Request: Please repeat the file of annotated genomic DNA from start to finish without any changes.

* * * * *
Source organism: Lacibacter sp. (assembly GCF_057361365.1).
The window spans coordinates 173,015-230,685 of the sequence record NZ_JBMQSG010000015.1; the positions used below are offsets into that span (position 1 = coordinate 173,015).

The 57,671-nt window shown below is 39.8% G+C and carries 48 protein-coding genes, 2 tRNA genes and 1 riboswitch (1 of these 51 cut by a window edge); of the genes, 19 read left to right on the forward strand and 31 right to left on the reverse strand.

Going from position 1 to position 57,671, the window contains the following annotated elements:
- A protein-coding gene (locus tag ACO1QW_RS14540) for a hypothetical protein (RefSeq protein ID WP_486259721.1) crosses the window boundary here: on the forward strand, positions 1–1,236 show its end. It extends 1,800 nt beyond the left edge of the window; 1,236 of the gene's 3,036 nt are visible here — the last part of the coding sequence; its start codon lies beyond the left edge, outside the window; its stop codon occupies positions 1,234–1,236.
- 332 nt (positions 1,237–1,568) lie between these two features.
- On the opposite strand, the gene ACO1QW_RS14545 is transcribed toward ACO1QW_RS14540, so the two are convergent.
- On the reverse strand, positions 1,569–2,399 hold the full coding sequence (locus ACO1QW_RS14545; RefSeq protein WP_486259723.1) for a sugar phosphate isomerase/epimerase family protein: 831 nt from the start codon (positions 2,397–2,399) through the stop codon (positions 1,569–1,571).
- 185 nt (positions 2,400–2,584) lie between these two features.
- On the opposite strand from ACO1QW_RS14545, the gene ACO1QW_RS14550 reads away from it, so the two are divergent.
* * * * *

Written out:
Source organism: Lacibacter sp. (assembly GCF_057361365.1).
The window spans coordinates 173,015-230,685 of the sequence record NZ_JBMQSG010000015.1; the positions used below are offsets into that span (position 1 = coordinate 173,015).

The 57,671-nt window shown below is 39.8% G+C and carries 48 protein-coding genes, 2 tRNA genes and 1 riboswitch (1 of these 51 cut by a window edge); of the genes, 19 read left to right on the forward strand and 31 right to left on the reverse strand.

Going from position 1 to position 57,671, the window contains the following annotated elements:
- A protein-coding gene (locus tag ACO1QW_RS14540) for a hypothetical protein (RefSeq protein ID WP_486259721.1) crosses the window boundary here: on the forward strand, positions 1–1,236 show its end. It extends 1,800 nt beyond the left edge of the window; 1,236 of the gene's 3,036 nt are visible here — the last part of the coding sequence; its start codon lies beyond the left edge, outside the window; its stop codon occupies positions 1,234–1,236.
- 332 nt (positions 1,237–1,568) lie between these two features.
- On the opposite strand, the gene ACO1QW_RS14545 is transcribed toward ACO1QW_RS14540, so the two are convergent.
- On the reverse strand, positions 1,569–2,399 hold the full coding sequence (locus ACO1QW_RS14545; RefSeq protein WP_486259723.1) for a sugar phosphate isomerase/epimerase family protein: 831 nt from the start codon (positions 2,397–2,399) through the stop codon (positions 1,569–1,571).
- 185 nt (positions 2,400–2,584) lie between these two features.
- On the opposite strand from ACO1QW_RS14545, the gene ACO1QW_RS14550 reads away from it, so the two are divergent.